Vulnerability & The Power of Seeking Mentorship

by | Jun 18, 2020


The man in the picture above is my dad.

My dad was a businessman, and being a CEO meant our house was like a revolving door. While I don’t remember the many faces, I do remember the energy my dad exuded – commanding respect the moment he stepped in.

 This guy literally had a suit for every single day of the year, and a different brand of cologne to match.

He was never a loud person, but when he spoke, his voice drowned out all other chatter. He was always planning trips, reading, or on an important overseas business call.

I knew he was the biggest giver but seeing people almost on their knees begging for his help subconsciously made me fearful of his power.

At times his presence almost made me feel uncomfortable and I felt intimidated, despite knowing how sweet he could be.

I distinctly remember one night, sitting at the dining room table and my dad joined me for dinner.

This was an opportunity to connect with his fleeting attention, but before he even spoke to me, I became overwhelmed with the notion that a more important call would be prioritized over a silly conversation with me.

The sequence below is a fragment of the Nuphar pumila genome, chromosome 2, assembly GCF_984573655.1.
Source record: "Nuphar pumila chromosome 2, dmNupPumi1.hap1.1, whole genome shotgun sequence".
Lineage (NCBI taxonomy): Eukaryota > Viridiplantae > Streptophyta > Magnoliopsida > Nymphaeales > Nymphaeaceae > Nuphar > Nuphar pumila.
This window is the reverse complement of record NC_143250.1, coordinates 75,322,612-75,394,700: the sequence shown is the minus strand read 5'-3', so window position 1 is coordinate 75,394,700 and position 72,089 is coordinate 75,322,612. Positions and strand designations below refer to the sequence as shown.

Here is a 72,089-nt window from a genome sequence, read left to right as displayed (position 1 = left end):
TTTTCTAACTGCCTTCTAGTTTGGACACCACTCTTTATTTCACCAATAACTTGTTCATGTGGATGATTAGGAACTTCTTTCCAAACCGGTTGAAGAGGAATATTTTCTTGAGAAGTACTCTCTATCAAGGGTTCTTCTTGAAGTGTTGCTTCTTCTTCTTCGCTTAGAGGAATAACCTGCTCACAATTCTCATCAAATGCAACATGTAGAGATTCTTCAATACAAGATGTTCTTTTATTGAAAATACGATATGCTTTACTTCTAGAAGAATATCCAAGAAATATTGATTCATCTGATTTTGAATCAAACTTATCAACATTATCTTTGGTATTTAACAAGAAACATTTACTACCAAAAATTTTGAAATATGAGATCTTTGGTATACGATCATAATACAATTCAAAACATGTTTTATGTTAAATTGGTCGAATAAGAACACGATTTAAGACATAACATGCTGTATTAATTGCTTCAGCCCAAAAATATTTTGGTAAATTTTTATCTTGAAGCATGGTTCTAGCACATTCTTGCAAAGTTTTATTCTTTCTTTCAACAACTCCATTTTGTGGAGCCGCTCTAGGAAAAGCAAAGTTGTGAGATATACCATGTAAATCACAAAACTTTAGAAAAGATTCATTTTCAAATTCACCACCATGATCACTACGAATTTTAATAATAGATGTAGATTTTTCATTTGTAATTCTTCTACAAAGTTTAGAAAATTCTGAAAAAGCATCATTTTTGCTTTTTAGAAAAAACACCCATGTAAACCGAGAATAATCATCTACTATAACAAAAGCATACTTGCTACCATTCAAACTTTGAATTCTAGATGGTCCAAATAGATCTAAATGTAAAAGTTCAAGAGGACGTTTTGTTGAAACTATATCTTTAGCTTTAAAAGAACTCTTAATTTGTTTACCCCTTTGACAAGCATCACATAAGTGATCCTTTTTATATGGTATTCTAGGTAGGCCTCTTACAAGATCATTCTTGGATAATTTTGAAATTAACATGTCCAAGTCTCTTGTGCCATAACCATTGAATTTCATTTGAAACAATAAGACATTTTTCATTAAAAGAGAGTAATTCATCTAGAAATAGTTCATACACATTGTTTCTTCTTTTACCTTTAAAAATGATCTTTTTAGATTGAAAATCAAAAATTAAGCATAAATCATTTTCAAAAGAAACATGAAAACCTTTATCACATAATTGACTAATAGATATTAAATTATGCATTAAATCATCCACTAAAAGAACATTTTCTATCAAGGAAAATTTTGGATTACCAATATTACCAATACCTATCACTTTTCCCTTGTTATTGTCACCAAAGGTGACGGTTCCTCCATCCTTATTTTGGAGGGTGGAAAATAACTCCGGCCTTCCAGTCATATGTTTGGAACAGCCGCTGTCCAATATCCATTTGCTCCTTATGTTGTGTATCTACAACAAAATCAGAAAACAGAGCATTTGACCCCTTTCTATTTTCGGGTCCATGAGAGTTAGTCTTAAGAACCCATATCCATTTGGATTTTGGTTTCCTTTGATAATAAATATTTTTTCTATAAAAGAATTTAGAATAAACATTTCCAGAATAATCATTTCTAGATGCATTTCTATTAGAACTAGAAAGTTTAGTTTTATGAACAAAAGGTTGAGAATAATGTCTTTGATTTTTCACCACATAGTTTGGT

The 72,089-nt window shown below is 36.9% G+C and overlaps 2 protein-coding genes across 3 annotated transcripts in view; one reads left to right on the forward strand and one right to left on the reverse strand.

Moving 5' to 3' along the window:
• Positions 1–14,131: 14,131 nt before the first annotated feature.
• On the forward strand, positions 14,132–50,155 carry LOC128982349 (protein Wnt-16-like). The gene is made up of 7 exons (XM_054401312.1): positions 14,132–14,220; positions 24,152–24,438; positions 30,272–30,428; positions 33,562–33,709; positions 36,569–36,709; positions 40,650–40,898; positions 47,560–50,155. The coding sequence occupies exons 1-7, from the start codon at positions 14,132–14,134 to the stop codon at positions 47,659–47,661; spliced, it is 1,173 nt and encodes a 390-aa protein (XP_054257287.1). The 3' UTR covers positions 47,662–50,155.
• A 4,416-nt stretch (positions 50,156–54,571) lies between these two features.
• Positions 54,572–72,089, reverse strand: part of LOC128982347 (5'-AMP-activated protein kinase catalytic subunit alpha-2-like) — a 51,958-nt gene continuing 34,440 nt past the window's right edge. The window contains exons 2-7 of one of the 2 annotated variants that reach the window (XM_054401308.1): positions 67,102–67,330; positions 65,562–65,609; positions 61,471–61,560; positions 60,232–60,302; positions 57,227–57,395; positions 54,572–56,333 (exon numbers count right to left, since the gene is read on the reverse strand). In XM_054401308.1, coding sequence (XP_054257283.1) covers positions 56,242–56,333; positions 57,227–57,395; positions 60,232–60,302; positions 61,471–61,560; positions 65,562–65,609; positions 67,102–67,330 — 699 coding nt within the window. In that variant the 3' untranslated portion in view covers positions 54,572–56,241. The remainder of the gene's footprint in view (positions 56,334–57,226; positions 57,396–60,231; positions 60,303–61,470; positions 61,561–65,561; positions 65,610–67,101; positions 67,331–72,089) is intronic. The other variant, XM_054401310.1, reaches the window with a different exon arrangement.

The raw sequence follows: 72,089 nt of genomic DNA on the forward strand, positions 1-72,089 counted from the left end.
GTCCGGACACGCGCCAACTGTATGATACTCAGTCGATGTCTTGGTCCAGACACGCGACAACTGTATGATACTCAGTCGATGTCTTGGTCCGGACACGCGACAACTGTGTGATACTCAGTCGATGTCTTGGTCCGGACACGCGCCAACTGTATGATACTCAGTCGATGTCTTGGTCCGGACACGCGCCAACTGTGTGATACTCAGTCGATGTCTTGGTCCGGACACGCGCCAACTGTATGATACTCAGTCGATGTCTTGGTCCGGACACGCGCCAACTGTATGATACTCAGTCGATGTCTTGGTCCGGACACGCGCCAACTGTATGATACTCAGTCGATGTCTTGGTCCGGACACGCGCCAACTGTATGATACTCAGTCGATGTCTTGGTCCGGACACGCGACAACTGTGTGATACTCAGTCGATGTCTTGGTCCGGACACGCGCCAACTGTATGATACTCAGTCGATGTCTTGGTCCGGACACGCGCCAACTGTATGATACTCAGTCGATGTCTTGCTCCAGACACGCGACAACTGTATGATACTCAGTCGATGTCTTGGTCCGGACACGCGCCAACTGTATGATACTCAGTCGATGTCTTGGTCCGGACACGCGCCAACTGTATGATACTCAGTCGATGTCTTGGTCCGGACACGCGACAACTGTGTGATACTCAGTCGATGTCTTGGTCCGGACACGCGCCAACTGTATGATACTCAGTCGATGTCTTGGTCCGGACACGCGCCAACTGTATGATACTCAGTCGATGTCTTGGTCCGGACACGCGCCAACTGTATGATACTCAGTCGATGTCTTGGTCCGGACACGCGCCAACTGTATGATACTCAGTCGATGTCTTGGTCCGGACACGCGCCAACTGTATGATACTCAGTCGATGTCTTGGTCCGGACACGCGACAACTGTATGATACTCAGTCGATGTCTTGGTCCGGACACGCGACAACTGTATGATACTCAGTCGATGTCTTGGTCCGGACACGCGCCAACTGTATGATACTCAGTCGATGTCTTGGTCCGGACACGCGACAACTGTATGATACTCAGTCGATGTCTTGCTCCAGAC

Unfortunately, I took it upon myself to quickly finish my meal and bolt out of the room.

Actually, I don’t think I can recall having any tangible conversations with him; we didn’t speak about sports, my dreams, school… nothing.

My dad’s inability to connect didn’t just apply to me, it applied to my mother as well, and as a result, my parents’ relationship worsened. The more they fought, the harder it became to understand him.

I wish I could have seen more of his vision and understood things from his perspective.

Unfortunately, I was never able to and each fight increased the tension in my parents’ marriage, ultimately resulting in their separation.

This resulted in our move from NYC, to PA, to Georgia and back to NJ over the course of the next 3 years.